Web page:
15th Air Force
My father was a WWII veteran and served in North Africa and Italy. He continued his service for 21 years and retired at the rank of Sergeant First-Class, E-8 in 1963. He always liked to drive trucks and upon his retirement from the Army, he took this skill and began driving over-the-road for Mayflower Moving and Storage and later for International Transport. Regretfully, he left us at the age of 59 in 1978.
Upon the death of my mother, I found some notes and a Timeline that my dad had written while he was stationed overseas. He had been an ordnance man working with the 15th AAF. I have a few pictures from that time and will do more research as time allows and try to get this area of the site updated to reflect what I have. The pictures posted are of my father, Norman P. Johnson, his brother Fred who was killed during the Alabama Maneuvers, and some of his friends. The last three pics are of dad with his sister Joyce and my mother, Dorothy. If you have any knowledge or an interest in this subject matter, I'd love to have you contact me. I'm sure that there are many stories that have gone untold.
Fred Johnson Norman and Fred Johnson Private Norm Johnson
It was nice of President LBJ to thank my uncle Fred for his service. He was only 24 years late but at least the job was done. As I noted earlier, Fred Johnson was killed while on maneuvers in Alabama in 1942.
Norman & Joyce Johnson, Norman & Dorothy Dorothy & Norman
Dad & Sister Dad and Mom Dad & Mom
As I continue to reminisce about the past and some of the conversations that were had, I remember one in which my mother mentioned a ship blowing up while my father was in Italy. That ship was the Liberty ship John Harvey that was docked in Bari, a port that was located on the eastern coast of Italy and a key supply center, on December 2, 1943 and was loaded with mustard gas. The port was bombed that evening by Junkers JU-88 aircraft and struck the John Harvey. This ship was a secret as the allies were not planning on using any chemical agents unless this type of warfare was initiated by the axis.
The ship was being brought forward towards the "front" as a precaution. It was only by chance that the chemicals were released into the environment. The medical civilian and military authorities of the local area knew nothing of what had been released and were totally unprepared for the incident. I don't know if my father was at the harbor on the evening of the bombing or was called in to do clean-up work afterward. I'll have to review his records. Needless to say, there were many who were affected by this chemical accident. The chemical disaster was kept secret until it was declassified in 1959 and quite obscure until 1967.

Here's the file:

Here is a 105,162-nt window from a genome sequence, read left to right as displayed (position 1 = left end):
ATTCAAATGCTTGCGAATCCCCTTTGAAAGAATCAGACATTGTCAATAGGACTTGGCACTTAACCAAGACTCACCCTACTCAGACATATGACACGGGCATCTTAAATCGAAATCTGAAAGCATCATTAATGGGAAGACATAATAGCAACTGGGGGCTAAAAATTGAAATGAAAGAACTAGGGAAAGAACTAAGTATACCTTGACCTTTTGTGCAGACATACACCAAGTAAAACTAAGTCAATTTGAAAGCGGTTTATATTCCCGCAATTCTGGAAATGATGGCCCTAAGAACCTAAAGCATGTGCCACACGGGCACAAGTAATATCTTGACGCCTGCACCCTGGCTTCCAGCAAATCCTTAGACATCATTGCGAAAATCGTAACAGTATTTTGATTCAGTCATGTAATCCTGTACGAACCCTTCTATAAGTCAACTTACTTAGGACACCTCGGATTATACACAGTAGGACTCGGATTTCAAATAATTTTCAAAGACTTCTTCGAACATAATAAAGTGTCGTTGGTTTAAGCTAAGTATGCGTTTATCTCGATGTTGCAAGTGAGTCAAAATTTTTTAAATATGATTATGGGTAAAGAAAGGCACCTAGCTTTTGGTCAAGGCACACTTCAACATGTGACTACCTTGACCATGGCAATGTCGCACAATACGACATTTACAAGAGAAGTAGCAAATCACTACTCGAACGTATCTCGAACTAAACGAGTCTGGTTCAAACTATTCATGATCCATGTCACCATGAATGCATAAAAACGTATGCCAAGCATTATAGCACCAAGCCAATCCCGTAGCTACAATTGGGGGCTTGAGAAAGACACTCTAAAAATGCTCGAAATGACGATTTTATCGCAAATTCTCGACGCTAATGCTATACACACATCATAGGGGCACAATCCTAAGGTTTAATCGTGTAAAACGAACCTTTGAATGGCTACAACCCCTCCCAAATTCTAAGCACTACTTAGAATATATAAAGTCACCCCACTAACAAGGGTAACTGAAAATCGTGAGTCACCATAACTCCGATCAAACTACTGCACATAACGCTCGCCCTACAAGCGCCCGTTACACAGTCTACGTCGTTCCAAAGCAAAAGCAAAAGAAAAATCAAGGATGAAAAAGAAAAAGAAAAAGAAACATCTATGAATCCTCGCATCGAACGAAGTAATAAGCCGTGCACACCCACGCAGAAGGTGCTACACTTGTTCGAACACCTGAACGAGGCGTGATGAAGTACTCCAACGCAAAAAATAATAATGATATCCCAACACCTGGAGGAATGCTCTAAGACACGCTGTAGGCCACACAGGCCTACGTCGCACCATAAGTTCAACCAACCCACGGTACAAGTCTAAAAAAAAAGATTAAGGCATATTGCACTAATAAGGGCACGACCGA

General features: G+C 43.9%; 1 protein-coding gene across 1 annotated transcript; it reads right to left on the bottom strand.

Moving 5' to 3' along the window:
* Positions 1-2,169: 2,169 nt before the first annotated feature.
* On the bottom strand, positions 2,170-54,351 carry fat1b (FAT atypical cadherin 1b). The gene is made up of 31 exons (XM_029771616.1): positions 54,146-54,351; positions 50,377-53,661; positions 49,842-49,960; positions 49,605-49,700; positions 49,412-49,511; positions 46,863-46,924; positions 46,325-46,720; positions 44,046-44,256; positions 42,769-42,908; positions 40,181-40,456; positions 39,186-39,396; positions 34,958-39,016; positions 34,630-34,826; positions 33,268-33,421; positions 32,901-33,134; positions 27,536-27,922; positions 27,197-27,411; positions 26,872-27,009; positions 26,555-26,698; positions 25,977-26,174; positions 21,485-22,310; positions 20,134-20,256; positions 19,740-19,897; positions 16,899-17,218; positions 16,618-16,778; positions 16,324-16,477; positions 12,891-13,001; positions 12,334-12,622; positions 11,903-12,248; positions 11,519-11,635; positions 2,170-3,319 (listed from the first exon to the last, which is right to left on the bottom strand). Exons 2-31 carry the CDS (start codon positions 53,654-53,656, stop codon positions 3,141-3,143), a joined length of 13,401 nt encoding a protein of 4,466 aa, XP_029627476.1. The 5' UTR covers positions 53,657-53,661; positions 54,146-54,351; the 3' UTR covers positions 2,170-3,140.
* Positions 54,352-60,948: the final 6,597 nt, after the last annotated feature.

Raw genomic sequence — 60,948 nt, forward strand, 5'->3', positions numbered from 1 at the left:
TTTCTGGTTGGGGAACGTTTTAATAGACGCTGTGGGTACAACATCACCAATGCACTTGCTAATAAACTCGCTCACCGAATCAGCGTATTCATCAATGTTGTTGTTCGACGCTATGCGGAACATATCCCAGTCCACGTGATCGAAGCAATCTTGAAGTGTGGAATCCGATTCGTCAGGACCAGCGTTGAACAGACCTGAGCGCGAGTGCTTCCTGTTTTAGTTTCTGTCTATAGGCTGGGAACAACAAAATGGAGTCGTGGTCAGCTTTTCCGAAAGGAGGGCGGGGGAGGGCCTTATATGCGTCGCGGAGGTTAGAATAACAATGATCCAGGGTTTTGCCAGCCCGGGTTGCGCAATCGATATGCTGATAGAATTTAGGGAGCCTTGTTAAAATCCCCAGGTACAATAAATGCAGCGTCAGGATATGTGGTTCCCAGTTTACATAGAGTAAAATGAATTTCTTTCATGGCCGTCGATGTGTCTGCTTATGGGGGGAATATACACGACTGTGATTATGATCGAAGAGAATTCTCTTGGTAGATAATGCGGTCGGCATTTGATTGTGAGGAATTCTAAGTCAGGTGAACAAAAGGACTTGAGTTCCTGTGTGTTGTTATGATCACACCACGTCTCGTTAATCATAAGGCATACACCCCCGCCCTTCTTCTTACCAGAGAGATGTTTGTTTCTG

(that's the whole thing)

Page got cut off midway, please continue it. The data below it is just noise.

My father was always a part of the Chemical Agency of the U.S. Army. I must question, at least in part, if this event was not a factor in his premature death at age 59. As with most men from WW2 and also from Vietnam the Vietnam era like myself, smoking cigarettes was prevelant. However, he had issues with his lung function in his early forties. Again, I am placing no blame as I know not, in fact, if he was truly involved with this incident. Considering what I have learned about military cover-ups that were made at their time for probably good reasons, I will always have my questions.
This looks like Italy rather than North Africa
I got a call in August of 2009 from my cousin, Ed Vaughn, Jr. asking if I'd like to have my dad's "dog-tag" that he'd found amongst some family memorablia.
I really didn't have to answer his question. Notice that his mother's name and hometown are enscribed. Also shown are his service number (as an army brat I had this memorized), Rank (T4 looks like he was a technical E-4) and blood type "A".
This sailor was amongst the photos of my family. His identity goes unknown.
Dad and Sister Irene Uncle Coy,GM-Margaret, GP-Hix Coy Johnson in uniform
I include the picture of Coy (without uniform) here as he was a gunner on United States' ships. These convoy ships (Merchant Marine) were manned with "Army" personnel. I found the uniformed picture later. Through conversations with his daughters, it is my understanding that he made 27 trips across the Atlantic. This kind of duty, I am told, was some of the most dangerous to be had.
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